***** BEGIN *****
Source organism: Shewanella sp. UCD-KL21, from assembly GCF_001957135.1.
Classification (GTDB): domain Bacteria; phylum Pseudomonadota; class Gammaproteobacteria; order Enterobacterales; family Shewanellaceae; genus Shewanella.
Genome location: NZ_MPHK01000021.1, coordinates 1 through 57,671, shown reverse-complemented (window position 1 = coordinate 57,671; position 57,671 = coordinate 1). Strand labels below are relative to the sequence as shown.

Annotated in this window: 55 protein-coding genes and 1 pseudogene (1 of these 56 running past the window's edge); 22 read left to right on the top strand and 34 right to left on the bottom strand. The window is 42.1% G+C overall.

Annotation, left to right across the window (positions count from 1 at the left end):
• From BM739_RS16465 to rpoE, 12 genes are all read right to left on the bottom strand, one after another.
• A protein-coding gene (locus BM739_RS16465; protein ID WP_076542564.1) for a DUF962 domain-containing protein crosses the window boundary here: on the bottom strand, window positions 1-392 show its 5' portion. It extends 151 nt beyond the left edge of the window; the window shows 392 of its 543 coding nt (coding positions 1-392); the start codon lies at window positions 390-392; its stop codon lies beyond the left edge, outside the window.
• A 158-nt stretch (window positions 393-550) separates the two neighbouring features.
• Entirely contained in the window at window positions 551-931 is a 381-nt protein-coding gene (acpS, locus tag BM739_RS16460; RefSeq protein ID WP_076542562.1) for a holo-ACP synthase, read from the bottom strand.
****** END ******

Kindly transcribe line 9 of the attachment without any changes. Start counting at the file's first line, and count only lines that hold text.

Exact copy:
• Entirely contained in the window at window positions 551-931 is a 381-nt protein-coding gene (acpS, locus tag BM739_RS16460; RefSeq protein ID WP_076542562.1) for a holo-ACP synthase, read from the bottom strand.